Walsh shot to fame in 1997 when he won both the George Devine Award for Most Promising Playwright and the Stewart Parker Award for Best Irish Debut Play for the United Kingdom premiere of Disco Pigs. Debuting in New York in 2008, the current production at the Irish Rep was first seen at Trafalgar Studios, London, in July 2017, and comes to NYC with its original cast and production intact. This two- hander featuring Evanna Lynch (Luna Lovegood in the Harry Potter films) and Colin Campbell follows the night-time adventures of two Cork teens, inseparable since birth, who are celebrating their 17th birthday rampaging through the pubs and discos of “Pork Sity” as they call it.
Born at the same time on the same day in the same hospital, Pig (aka Darren) and Runt (Sinead) have been inseparable, speaking in a language of their own, and having created a private world with its own mythology. On the occasion of their joint 17th birthdays, they spend two nights on the town going from pub to disco to home and back again on a drink-fueled journey that gets out of control. They discover that they are no longer the same adolescents they once were when Pig’s sexual urges begin to play a part in their relationship and Runt begins to grow away from him. As in many of Walsh’s plays, Pig and Runt live in a hermetically sealed world that has little or no room for other people and is slowly stifling them.
John Haidar’s energized production turns this material into a tour de force for Campbell and Lynch who are continually moving about spewing volumes of words, almost choreographed by movement director Naomi Said. Deeply in character, they seem to be living their adventures which include humor, fantasy and violence. However, American audiences will have difficulty with the thick Cork accents and Irish slang, as well as Pig and Runt’s private language which often resembles baby talk when it doesn’t sound like street poetry.
Aside from the monologues which Walsh has in common with many other Irish playwrights, he uses a storytelling technique in which the two characters often narrate their own tale. This makes it more difficult to keep the emotional temperature of the play rising as it continually breaks the fourth wall. As a result the surprising and shocking ending doesn’t seem realized but tacked on.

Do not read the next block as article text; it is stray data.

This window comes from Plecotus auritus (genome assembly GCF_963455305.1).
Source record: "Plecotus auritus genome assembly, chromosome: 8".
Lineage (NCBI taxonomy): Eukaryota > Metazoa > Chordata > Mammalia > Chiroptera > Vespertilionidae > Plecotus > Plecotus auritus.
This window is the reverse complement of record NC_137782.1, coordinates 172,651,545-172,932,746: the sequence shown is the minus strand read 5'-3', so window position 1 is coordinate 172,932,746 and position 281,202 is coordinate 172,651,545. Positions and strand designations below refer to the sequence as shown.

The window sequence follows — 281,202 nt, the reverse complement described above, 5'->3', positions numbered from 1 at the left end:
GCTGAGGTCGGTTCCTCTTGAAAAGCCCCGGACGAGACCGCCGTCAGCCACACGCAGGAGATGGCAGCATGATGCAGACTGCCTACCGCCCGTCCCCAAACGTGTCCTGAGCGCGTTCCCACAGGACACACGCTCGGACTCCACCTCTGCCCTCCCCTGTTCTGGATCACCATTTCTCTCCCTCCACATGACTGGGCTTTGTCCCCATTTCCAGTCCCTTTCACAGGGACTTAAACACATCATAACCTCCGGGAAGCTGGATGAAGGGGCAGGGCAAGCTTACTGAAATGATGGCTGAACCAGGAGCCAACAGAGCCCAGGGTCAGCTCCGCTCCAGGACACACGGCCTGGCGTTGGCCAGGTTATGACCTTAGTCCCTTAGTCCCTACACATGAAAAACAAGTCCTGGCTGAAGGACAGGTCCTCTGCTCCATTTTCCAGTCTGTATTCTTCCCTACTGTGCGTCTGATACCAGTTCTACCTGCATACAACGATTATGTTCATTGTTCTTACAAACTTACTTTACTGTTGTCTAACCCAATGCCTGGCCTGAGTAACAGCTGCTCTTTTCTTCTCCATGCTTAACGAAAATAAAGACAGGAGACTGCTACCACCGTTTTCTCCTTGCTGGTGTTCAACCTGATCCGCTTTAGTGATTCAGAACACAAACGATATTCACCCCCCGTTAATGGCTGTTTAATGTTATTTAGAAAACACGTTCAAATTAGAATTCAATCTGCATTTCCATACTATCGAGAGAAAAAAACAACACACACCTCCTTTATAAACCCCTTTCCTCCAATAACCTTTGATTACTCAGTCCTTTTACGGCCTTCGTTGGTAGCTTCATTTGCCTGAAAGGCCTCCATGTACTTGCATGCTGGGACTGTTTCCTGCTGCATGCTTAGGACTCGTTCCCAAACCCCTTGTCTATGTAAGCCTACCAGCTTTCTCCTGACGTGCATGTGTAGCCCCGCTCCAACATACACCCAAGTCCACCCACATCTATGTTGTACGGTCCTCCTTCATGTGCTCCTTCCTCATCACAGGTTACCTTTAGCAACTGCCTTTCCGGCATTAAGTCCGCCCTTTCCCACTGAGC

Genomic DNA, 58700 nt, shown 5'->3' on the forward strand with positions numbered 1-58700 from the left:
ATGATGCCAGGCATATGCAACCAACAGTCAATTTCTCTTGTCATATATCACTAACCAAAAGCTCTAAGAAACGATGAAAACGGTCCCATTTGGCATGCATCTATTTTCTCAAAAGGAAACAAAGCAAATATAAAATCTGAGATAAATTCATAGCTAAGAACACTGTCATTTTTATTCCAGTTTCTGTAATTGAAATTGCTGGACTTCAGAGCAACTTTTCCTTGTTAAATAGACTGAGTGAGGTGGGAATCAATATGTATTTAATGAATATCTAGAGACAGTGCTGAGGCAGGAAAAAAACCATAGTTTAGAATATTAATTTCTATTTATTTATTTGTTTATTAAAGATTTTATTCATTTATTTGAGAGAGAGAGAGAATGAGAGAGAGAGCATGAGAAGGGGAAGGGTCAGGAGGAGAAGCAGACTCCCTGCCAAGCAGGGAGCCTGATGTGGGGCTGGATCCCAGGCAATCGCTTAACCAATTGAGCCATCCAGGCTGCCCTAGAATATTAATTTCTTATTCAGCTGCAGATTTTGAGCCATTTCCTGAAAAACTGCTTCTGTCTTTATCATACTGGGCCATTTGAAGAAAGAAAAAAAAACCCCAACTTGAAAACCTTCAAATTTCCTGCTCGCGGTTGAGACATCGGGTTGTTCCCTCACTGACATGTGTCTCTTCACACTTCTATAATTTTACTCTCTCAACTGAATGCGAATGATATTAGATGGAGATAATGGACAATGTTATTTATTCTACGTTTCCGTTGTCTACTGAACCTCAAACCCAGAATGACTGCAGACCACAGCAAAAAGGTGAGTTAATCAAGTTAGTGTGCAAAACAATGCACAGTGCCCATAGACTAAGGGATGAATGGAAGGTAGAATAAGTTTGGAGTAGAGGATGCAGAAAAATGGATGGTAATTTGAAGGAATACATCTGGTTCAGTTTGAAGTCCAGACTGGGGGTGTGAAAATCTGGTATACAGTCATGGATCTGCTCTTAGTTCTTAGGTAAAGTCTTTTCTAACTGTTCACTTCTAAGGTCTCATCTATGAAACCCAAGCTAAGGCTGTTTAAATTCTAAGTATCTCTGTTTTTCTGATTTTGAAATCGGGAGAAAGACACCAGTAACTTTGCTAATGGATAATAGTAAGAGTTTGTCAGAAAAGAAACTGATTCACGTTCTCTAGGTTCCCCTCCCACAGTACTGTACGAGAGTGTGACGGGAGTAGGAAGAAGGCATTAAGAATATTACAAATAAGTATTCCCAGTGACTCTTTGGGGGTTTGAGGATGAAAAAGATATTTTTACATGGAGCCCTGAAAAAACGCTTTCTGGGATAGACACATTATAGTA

Just as in the script, the production designed by Richard Kent uses no scenery except a television set and a microphone to set the scene for the bus, the off-license liquor store, the pub, the shore, the bedroom, and the disco. As the play has few transitions it is difficult to know where the characters are at any given time. The most effective element in the production design is Elliot Griggs’ lighting design which is very often used to set the scene. The sound design by Giles Thomas includes snatches of 90’s songs which are in keeping with the 1996 time period when the play was written and takes place.
Enda Walsh’s Disco Pigs is an important play from one of Ireland’s leading contemporary playwrights. Aside from his Tony Award-winning musical Once adapted from someone else’s screenplay, it may also be the introduction for many New York theatergoers to this writer’s work. Americans may find it both challenging and opaque, putting a distance between them and the story and characters on stage. Like the work of his contemporaries Philip Ridley, Simon Stephens, Martin McDonagh and Colin McPherson, he takes on big themes. However, this revival of Disco Pigs may be too impenetrable for many viewers.
Disco Pigs (extended through March 4, 2018)
The Tara Finney Productions
Irish Repertory Theatre, 132 W. 22nd Street, in Manhattan
For tickets, call 212-727-2737 or visit http://www.IrishRep.org
Running time: 75 minutes without an intermission